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An Islamic State Smuggler Was an Informant for Canada

Was Canada complicit in smuggling ISIS combatants?

An Islamic State (ISIS) smuggler based in Turkey was also a contact for the Canadian Embassy in Jordan. The news was first reported in 2015 by the Globe and Mail, among other media, and has just been corroborated by the BBC network. Mohammed al-Rasheed was arrested by Turkish authorities in March 2015 after smuggling three young British women, Shamima Begum, Kadiza Sultana and Amira Abase, to Syria.

But in parallel, the man secretly informed the Canadian Embassy in Amman, Jordan. He had gone there in 2013 for an asylum application. On the spot, he met his future contact called “Matt”, who promised him that he would be granted Canadian citizenship if he collected information on the activities of the Islamic State.

The BBC was able to confirm that Rasheed made several trips to Jordan between 2013 and 2015, until his arrest. The ex-informant gave useful information to Canada. He reportedly mapped “the locations of the homes of Western ISIS fighters in Syria”, identified “IP addresses and locations of internet cafes in ISIS-controlled territory”, and took “screenshots of conversations he was having with ISIS fighters”, according to the BBC.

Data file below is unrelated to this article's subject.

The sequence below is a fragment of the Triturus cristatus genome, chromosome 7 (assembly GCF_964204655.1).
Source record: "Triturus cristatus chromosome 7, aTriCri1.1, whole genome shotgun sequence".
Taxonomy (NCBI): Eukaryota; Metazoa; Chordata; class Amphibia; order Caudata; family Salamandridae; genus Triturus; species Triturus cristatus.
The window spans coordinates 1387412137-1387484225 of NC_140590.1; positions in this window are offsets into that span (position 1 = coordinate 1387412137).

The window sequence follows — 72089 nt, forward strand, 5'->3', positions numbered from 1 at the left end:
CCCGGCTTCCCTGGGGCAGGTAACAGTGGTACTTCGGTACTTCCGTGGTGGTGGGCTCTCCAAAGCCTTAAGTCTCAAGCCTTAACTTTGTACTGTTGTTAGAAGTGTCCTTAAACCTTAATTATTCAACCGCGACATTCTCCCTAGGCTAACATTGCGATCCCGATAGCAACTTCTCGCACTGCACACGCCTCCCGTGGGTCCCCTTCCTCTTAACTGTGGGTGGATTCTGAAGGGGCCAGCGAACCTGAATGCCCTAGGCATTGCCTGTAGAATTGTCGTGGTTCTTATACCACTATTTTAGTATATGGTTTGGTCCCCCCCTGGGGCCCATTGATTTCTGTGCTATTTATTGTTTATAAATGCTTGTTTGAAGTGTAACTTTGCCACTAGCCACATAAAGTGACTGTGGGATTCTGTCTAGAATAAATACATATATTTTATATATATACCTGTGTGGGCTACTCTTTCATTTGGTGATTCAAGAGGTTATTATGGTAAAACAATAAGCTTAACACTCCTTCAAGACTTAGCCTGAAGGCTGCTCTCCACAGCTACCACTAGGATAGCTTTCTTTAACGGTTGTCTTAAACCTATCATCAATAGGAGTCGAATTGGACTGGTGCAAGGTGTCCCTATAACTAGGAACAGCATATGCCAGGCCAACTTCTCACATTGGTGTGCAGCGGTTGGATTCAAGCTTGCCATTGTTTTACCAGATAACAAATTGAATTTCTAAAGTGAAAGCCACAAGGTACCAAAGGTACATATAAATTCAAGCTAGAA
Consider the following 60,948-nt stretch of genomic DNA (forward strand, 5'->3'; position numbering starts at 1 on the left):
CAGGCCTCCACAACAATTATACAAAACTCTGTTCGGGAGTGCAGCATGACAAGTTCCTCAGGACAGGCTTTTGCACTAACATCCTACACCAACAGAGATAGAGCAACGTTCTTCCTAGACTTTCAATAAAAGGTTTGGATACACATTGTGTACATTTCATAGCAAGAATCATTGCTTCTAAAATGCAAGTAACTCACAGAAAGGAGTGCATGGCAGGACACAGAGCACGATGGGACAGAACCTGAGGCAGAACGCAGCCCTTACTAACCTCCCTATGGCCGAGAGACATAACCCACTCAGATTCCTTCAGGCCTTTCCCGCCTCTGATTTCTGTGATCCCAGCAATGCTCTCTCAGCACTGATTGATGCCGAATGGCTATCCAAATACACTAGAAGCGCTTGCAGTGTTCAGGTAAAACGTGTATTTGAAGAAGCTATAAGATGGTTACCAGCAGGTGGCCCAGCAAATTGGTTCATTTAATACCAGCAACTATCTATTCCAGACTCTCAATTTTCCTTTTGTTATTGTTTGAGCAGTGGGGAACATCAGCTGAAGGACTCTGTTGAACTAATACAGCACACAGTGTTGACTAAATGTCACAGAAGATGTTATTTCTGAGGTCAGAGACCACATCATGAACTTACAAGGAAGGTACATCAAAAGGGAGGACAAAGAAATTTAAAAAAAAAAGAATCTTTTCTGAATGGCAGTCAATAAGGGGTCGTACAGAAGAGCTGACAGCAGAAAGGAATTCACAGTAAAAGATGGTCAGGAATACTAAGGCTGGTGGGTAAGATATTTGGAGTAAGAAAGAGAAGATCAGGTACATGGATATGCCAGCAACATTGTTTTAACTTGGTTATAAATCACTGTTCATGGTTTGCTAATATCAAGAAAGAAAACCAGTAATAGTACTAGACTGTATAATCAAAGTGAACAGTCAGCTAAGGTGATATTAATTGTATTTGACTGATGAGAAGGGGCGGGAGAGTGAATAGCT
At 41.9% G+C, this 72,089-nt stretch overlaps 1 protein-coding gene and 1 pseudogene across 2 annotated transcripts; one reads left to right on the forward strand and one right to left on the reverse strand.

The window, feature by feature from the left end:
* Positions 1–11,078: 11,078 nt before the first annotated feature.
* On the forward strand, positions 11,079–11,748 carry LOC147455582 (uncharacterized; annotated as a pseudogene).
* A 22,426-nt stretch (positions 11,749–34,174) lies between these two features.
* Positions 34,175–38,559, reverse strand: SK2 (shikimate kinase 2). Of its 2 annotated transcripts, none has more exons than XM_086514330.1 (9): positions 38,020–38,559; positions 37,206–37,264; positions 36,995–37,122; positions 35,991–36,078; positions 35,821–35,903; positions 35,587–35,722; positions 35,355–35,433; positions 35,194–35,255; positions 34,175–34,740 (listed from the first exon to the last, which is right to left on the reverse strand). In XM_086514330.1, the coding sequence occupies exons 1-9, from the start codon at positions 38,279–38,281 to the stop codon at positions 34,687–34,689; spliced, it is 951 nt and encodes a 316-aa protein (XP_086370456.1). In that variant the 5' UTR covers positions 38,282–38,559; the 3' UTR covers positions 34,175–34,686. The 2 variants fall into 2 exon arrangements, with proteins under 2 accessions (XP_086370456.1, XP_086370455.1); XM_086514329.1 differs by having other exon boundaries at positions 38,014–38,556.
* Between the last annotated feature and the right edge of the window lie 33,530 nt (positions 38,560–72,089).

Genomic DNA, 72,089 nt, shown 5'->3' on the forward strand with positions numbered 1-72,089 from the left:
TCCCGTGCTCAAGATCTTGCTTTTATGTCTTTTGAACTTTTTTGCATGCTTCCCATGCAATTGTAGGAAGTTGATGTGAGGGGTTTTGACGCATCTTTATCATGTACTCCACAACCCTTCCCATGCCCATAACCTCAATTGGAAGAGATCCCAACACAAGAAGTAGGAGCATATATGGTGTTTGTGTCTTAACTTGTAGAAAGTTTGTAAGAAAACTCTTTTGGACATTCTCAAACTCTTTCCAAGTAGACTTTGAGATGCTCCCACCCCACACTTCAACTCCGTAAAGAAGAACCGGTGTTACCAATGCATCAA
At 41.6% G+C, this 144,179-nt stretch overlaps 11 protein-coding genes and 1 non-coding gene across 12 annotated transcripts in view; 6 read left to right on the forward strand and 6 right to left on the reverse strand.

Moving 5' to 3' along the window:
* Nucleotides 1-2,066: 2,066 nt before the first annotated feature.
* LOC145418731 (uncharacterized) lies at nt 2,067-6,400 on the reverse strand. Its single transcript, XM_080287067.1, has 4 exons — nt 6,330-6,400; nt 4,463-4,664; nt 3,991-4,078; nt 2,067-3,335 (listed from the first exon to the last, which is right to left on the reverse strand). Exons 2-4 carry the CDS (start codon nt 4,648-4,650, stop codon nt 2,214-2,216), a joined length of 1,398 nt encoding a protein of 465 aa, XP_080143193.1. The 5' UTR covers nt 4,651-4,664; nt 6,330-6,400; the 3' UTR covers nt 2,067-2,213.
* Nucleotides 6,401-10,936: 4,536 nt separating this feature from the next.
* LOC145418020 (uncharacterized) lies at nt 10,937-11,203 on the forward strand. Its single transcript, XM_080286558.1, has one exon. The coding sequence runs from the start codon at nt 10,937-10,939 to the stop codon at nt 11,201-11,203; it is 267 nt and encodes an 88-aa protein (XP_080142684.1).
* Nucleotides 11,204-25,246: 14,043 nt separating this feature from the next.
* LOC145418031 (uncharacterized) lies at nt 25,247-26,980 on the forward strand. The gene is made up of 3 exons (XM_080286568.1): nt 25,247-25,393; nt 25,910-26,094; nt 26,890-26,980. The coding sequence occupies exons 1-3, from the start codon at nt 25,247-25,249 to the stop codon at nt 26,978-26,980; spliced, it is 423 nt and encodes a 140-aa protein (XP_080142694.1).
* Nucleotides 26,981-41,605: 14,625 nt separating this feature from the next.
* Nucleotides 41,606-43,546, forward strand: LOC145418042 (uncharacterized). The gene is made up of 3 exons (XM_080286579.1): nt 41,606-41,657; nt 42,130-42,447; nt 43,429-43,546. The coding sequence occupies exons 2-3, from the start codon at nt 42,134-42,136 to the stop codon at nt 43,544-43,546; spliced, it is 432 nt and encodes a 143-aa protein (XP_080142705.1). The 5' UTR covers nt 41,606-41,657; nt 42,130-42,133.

Shamima Begum, one of three women who had fled to Syria with the help of Mohammed al-Rasheed, is challenging the removal of her British citizenship, arguing that she was a victim of a human trafficking network. Her lawyer, Tasnime Akunjee, said that he was shocked to learn that a Canadian intelligence asset was a key part of this network. The man, he said, is “someone who is supposed to be an ally, protecting our people, rather than trafficking British children into a war zone”.

Shamima Begum, Kadiza Sultana and Amira Abase reportedly arrived at Istanbul’s Atatürk Airport in mid-February 2015. Al-Rasheed subsequently met them in Gaziantep, again in Turkey, where he ferried them across the border, to Syria.

Begum, who was 15 when she joined ISIS, is being held in a detention camp in northeast Syria. Her British citizenship was taken away from her in 2019.

Neither Canada nor the UK would comment on the case, citing security issues.


BBC, The Globe and Mail



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